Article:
Fionte's ensemble of actors/musicians delivers the goods with big-hearted, expansive style, intelligently playing the comedy with more subtlety than expected. Donald Frison's choreography seems inspired by both mountain clogging and high-Flying Musical theater style, which gives the show a lighthearted, sprightly spring in its step.

Marshall's musical direction ensures that the score is performed in exemplary fashion by her players: Douglas Waterbury-Tieman on fiddle, Colin Cahill on banjo, John Dobbratz on mandolin, ukulele and the intriguingly named "spamjo" (which I like to think is fashioned from an empty Spam can strung with catgut), Drew Robbins on guitar and Tony Greco on bass (at the performance reviewed, Ron Murphy played bass on keyboards offstage in place of the absent Greco).

In addition to their fine musicianship, the uber-versatile Waterbury-Tieman, Cahill and Dobbratz play several characters in the show, including some large-footed, ham-handed mountain belles who seek to supplant Maggie in Clayton's heart.

Baker's spirited Maggie is an outspoKen Young woman who dreams of something bigger and better than she's been raised to expect, and her chemistry with Pendzick-and with Price-is richly colored and multi-layered with meaning and intent. Black is charmingly duplicitous as J.M., the ne'er do well moonshiner who runs afoul of the law from time to time, while Marshall makes the most of her every moment onstage as the Widow Grubbs to create a memorable performance. But it's Ross (and his exceptional makeup design-you have to see it to believe it!) who very nearly steals the show with an on-target portrayal of the mysterious interloper who throws a wrench into the romanticized tale of Clayton's misdeeds.

Fionte's set design provides the ideal backdrop for the play's action-the McFarland cabin is home, general store and hangout for the neighborhood's habitués-and Sam Hahn's lighting design artfully captures the play's action, evoking the mountain setting in so doing. Renee Lutrell's costumes help to create the actors' characterizations with perfect period style.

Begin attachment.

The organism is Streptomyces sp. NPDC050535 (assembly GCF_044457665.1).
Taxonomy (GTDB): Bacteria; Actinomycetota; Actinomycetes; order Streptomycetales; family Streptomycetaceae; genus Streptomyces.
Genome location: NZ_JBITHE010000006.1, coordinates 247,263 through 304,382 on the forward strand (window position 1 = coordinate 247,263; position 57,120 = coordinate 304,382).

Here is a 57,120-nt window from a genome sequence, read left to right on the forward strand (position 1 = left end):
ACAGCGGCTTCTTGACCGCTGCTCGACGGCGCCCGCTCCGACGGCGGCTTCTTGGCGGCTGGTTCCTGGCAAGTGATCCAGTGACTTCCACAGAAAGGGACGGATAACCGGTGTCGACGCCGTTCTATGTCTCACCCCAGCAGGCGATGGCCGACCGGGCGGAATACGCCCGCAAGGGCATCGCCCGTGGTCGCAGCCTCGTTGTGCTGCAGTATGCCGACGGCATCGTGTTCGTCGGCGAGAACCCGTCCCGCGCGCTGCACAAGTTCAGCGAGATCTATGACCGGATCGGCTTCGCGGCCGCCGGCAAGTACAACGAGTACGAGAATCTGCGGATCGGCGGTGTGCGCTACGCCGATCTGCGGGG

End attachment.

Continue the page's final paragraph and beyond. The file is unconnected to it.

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Jeffrey Ellis Jeffrey Ellis is a Nashville-based writer, editor and critic, who's been covering the performing arts in Tennessee for more than 25 years. He is the recipient of the Tennessee Theatre Association's Distinguished Service Award for his coverage of theatre in the Volunteer State and was the founding editor/publisher of Stages, the Tennessee Onstage Monthly. He is a past fellow of the National Critics Institute at the Eugene O'Neill Theatre Center and is the founder/executive producer of The First Night Honors, held during Labor Day Weekend, which honor oustanding theater artists in Tennessee in recognition of their lifetime achievements and includes The First Night Star Awards and the Most Promising Actors. Midwinter's First Night, held the first Sunday in January after New Year's Day, honors outstanding productions and performances throughout the state. Further, Ellis directed the Nashville premiere of La Cage Aux Folles, The Last Night of Ballyhoo and An American Daughter, as well as award-winning productions of Damn Yankees, Company, Gypsy and The Rocky Horror Show, with Ellis honored by The Tennessean as best director of a musical for both Company and Rocky Horror.